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Australian philosopher, literary critic, legal scholar, and professional writer. Based in Newcastle, NSW. My latest books are THE TYRANNY OF OPINION: CONFORMITY AND THE FUTURE OF LIBERALISM (2019) and AT THE DAWN OF A GREAT TRANSITION: THE QUESTION OF RADICAL ENHANCEMENT (2021).

Thursday, November 16, 2006

Why do bad ideas persist?

In my current article in JME, some of which has previously appeared on the Betterhumans website, I examine the theory of background conditions - the idea that all human cultures assume the existence of basic conditions in the background of human life that are beyond our choice, though they form the context for our choices.

According to the theory, these background conditions to choice are perceived to be timeless truths. Some of them, in fact, are clearly not true (such as the assumption of male superiority), while some others are true only to a limited extent (the relationship between sex and repoduction), or may not be true in the future if it sees the emergence of a radically different technological context (for example, it may no longer be true that human beings are mortal in the same sense as we always have been, or that work is necessary in the same sense as we've experienced historically). When the background conditions, as understood in a culture, are threatened, whether by practices such as gay sex or by new technologies such as IVF or human cloning, at least some people will feel that what is happening is "unnatural", and will themselves feel threatened.

I'm about 90 per cent convinced that this theory is onto something, though it would be nice to devise some ways that it could be empirically tested. Ordinary social observation certainly provides a lot of data that it can make sense of, but it would be good to have more precise data.

If the theory is true, it might show why there is so much essentially irrational resistance to harmless, or even beneficial, practices and technologies that are stigmatised as somehow "against nature". I certainly don't think it provides a basis for legislatures to ban those practices and technologies, or for rational people to give their support to feelings of disapproval. If we come to the conclusion that the theory of background conditions is true, it can (in part?) explain the "yuck factor", and perhaps the persistence of bad ideas about sex and reproduction, but it should not be interpreted as a justification for what it explains.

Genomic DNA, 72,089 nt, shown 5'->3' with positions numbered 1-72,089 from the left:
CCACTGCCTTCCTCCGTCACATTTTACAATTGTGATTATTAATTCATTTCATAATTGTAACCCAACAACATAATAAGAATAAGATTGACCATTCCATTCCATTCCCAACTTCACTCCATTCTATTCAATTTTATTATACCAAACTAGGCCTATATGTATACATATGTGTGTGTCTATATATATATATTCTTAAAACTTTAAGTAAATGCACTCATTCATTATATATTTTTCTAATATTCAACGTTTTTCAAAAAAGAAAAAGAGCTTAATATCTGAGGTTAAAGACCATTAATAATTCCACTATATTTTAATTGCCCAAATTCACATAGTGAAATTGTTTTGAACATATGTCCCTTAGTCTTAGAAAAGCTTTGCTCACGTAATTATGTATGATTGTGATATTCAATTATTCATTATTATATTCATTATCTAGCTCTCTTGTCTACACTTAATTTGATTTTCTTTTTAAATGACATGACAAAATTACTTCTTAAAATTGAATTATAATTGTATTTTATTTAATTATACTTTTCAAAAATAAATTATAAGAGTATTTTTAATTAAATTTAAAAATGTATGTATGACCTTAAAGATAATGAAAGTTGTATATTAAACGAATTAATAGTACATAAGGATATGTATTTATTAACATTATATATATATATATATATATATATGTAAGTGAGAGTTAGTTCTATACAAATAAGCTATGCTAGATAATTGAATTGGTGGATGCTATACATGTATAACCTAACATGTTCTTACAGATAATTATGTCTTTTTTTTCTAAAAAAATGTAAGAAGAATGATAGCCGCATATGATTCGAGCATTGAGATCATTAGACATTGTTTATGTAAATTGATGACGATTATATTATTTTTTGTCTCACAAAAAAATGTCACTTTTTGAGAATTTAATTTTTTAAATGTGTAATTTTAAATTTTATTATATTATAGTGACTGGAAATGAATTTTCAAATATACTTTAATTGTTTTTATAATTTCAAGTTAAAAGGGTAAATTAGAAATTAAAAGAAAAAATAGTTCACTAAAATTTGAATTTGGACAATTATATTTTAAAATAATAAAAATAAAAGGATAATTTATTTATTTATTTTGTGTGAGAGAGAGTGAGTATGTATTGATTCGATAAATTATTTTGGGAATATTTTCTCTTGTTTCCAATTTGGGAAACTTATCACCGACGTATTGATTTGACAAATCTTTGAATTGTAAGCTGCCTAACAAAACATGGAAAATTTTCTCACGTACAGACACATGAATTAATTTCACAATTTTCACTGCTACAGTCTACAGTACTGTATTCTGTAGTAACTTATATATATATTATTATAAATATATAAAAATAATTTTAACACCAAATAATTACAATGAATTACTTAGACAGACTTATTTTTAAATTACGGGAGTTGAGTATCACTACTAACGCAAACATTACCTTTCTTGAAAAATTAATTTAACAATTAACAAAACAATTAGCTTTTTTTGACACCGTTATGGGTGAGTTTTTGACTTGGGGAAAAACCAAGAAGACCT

Anonymous said...

Okay I am a little confused with the example of gay sex. If we are to assume homosexuality is genetic and natural, surely it has existed (to some extent) in society since the dawn of man.

In the same way gay sex would threaten the background condition of 'sex as a means of production', would this not be a hinderence in establishing 'sex as a means of production' as a background truth in the first place?

Blake Stacey said...

From the original post:

I'm about 90 per cent convinced that this theory is onto something, though it would be nice to devise some ways that it could be empirically tested. Ordinary social observation certainly provides a lot of data that it can make sense of, but it would be good to have more precise data.

One problem I have with grand, overarching theories of human behavior and society is that the theorist typically takes all the data they currently know and rolls it into their model. That's fine, but it then becomes difficult to find any observations of human society which were not in some way used in making the model, and we can't verify a model using the same data we used to invent it!

So yes, I second the call for more data. Even if it is not more quantitatively precise than the data collected so far, it can be extremely valuable by virtue of coming from a place we haven't yet seen.

Russell Blackford said...

Blake: Yeah, one would like the theory to make predictions. The full article goes into the reasons why it seems to me to make sense, but it's vague enough to fit almost any obvious outcome.